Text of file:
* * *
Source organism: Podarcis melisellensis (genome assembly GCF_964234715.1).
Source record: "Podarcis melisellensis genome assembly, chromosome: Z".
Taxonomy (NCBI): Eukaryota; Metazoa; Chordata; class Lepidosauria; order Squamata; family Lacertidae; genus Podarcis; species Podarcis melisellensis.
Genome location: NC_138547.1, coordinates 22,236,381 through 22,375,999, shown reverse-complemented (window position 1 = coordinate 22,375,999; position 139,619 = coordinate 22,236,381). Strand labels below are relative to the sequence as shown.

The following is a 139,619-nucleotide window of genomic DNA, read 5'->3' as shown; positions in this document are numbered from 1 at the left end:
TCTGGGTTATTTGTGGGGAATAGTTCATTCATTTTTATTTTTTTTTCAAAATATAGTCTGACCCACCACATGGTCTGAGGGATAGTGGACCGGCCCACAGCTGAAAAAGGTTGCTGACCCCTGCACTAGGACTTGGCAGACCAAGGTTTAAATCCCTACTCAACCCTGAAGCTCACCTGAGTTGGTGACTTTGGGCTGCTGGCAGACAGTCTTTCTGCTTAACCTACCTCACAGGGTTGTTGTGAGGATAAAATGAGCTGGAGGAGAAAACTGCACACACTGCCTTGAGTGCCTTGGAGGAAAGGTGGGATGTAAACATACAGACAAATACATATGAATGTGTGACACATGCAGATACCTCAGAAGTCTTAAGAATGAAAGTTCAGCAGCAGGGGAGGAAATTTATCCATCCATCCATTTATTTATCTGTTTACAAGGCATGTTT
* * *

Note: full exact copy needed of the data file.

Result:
Source organism: Podarcis melisellensis (genome assembly GCF_964234715.1).
Source record: "Podarcis melisellensis genome assembly, chromosome: Z".
Taxonomy (NCBI): Eukaryota; Metazoa; Chordata; class Lepidosauria; order Squamata; family Lacertidae; genus Podarcis; species Podarcis melisellensis.
Genome location: NC_138547.1, coordinates 22,236,381 through 22,375,999, shown reverse-complemented (window position 1 = coordinate 22,375,999; position 139,619 = coordinate 22,236,381). Strand labels below are relative to the sequence as shown.

The following is a 139,619-nucleotide window of genomic DNA, read 5'->3' as shown; positions in this document are numbered from 1 at the left end:
TCTGGGTTATTTGTGGGGAATAGTTCATTCATTTTTATTTTTTTTTCAAAATATAGTCTGACCCACCACATGGTCTGAGGGATAGTGGACCGGCCCACAGCTGAAAAAGGTTGCTGACCCCTGCACTAGGACTTGGCAGACCAAGGTTTAAATCCCTACTCAACCCTGAAGCTCACCTGAGTTGGTGACTTTGGGCTGCTGGCAGACAGTCTTTCTGCTTAACCTACCTCACAGGGTTGTTGTGAGGATAAAATGAGCTGGAGGAGAAAACTGCACACACTGCCTTGAGTGCCTTGGAGGAAAGGTGGGATGTAAACATACAGACAAATACATATGAATGTGTGACACATGCAGATACCTCAGAAGTCTTAAGAATGAAAGTTCAGCAGCAGGGGAGGAAATTTATCCATCCATCCATTTATTTATCTGTTTACAAGGCATGTTT